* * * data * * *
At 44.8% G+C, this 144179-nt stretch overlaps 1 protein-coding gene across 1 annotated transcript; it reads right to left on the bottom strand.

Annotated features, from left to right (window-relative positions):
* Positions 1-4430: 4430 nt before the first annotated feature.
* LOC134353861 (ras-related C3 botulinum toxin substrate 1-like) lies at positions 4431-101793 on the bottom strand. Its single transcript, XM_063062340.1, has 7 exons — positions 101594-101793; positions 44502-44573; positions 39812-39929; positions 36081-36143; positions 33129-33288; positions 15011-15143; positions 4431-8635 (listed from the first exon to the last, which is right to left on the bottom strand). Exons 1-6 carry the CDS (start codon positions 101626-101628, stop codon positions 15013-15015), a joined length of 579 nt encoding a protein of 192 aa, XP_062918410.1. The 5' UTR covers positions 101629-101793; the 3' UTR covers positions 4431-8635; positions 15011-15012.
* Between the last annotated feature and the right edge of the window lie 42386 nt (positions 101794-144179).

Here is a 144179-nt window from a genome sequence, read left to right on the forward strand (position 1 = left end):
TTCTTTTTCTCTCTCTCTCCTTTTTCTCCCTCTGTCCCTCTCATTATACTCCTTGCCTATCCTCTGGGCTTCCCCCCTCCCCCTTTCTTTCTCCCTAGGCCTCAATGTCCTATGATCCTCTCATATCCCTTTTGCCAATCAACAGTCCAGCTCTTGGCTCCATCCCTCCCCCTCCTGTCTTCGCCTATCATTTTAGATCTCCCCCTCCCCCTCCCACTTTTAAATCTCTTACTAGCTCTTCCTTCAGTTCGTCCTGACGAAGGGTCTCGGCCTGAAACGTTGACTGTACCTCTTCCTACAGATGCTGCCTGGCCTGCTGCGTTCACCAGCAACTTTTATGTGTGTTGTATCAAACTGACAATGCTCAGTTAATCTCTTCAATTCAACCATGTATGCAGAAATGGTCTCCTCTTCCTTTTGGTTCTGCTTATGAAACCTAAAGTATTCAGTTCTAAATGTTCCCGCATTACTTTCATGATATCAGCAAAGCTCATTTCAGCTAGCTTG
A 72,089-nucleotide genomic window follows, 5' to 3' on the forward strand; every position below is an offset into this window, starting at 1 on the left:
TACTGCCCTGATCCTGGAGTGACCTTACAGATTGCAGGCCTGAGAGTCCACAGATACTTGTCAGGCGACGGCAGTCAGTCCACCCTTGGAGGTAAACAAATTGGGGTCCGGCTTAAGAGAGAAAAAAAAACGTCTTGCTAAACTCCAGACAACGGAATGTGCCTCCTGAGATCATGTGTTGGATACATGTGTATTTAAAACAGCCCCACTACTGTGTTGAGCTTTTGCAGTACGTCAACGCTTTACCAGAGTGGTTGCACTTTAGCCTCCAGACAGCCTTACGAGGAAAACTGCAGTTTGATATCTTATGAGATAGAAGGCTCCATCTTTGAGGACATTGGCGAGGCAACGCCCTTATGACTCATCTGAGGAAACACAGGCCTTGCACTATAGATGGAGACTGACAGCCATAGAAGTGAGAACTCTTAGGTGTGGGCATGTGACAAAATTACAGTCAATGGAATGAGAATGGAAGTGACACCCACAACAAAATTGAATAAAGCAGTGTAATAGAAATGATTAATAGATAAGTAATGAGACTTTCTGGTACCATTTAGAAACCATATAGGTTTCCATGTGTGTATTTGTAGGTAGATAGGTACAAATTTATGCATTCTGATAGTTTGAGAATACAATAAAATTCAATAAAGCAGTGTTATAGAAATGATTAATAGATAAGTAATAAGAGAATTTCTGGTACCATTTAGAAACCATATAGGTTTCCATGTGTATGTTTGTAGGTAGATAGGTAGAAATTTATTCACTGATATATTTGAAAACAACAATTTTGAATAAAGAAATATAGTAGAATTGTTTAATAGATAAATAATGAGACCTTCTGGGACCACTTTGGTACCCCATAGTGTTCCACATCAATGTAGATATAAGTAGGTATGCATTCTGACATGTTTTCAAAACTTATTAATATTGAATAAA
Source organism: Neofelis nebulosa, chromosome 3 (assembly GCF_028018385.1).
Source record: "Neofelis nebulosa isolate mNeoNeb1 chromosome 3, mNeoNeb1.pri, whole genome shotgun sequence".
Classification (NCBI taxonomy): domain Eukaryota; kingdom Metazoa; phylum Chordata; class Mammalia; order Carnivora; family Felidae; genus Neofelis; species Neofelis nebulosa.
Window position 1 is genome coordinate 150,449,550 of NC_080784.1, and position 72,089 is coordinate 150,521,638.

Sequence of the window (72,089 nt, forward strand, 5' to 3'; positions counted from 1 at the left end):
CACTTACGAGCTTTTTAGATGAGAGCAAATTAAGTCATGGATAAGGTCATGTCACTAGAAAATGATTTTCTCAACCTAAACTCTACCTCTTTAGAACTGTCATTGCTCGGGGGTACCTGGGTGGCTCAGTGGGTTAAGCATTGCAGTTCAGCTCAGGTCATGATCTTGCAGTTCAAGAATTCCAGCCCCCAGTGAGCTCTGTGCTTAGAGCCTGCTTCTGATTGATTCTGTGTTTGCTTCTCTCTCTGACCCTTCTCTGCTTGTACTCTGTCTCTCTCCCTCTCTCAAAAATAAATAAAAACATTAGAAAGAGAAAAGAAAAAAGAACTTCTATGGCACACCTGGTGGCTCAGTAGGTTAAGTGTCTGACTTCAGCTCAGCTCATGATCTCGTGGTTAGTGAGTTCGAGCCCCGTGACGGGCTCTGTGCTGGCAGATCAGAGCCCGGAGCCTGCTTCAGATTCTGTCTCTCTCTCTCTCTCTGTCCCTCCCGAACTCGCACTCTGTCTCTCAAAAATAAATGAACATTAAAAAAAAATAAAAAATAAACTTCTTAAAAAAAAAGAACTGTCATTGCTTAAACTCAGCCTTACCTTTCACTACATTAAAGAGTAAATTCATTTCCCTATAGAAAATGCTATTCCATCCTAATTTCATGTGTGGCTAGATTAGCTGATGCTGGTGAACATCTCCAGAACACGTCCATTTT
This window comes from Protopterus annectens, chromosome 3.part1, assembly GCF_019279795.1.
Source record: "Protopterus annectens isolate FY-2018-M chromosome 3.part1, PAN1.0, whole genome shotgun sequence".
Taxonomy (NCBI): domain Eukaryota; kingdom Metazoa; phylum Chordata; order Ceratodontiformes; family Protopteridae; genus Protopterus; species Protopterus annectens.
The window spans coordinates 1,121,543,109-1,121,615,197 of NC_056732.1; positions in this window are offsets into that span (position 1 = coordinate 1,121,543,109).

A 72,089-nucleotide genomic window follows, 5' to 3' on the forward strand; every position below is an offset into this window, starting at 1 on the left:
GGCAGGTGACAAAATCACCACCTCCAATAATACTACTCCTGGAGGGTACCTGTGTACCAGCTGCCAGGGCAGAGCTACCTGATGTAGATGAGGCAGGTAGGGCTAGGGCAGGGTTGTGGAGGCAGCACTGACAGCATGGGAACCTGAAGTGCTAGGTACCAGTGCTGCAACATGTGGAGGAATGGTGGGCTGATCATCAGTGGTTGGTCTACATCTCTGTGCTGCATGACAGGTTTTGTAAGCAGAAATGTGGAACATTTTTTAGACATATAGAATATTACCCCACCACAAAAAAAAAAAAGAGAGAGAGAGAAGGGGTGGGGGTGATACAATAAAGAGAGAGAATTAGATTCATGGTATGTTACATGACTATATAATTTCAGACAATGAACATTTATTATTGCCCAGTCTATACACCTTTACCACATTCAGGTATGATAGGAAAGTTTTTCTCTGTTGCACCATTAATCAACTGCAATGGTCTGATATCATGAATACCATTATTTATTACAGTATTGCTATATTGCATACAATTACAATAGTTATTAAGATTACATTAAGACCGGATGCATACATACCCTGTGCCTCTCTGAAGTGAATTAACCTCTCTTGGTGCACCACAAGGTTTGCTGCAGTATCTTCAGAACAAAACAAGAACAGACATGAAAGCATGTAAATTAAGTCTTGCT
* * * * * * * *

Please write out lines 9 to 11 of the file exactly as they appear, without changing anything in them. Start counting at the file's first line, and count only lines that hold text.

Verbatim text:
TACTGCCCTGATCCTGGAGTGACCTTACAGATTGCAGGCCTGAGAGTCCACAGATACTTGTCAGGCGACGGCAGTCAGTCCACCCTTGGAGGTAAACAAATTGGGGTCCGGCTTAAGAGAGAAAAAAAAACGTCTTGCTAAACTCCAGACAACGGAATGTGCCTCCTGAGATCATGTGTTGGATACATGTGTATTTAAAACAGCCCCACTACTGTGTTGAGCTTTTGCAGTACGTCAACGCTTTACCAGAGTGGTTGCACTTTAGCCTCCAGACAGCCTTACGAGGAAAACTGCAGTTTGATATCTTATGAGATAGAAGGCTCCATCTTTGAGGACATTGGCGAGGCAACGCCCTTATGACTCATCTGAGGAAACACAGGCCTTGCACTATAGATGGAGACTGACAGCCATAGAAGTGAGAACTCTTAGGTGTGGGCATGTGACAAAATTACAGTCAATGGAATGAGAATGGAAGTGACACCCACAACAAAATTGAATAAAGCAGTGTAATAGAAATGATTAATAGATAAGTAATGAGACTTTCTGGTACCATTTAGAAACCATATAGGTTTCCATGTGTGTATTTGTAGGTAGATAGGTACAAATTTATGCATTCTGATAGTTTGAGAATACAATAAAATTCAATAAAGCAGTGTTATAGAAATGATTAATAGATAAGTAATAAGAGAATTTCTGGTACCATTTAGAAACCATATAGGTTTCCATGTGTATGTTTGTAGGTAGATAGGTAGAAATTTATTCACTGATATATTTGAAAACAACAATTTTGAATAAAGAAATATAGTAGAATTGTTTAATAGATAAATAATGAGACCTTCTGGGACCACTTTGGTACCCCATAGTGTTCCACATCAATGTAGATATAAGTAGGTATGCATTCTGACATGTTTTCAAAACTTATTAATATTGAATAAA
Source organism: Neofelis nebulosa, chromosome 3 (assembly GCF_028018385.1).
Source record: "Neofelis nebulosa isolate mNeoNeb1 chromosome 3, mNeoNeb1.pri, whole genome shotgun sequence".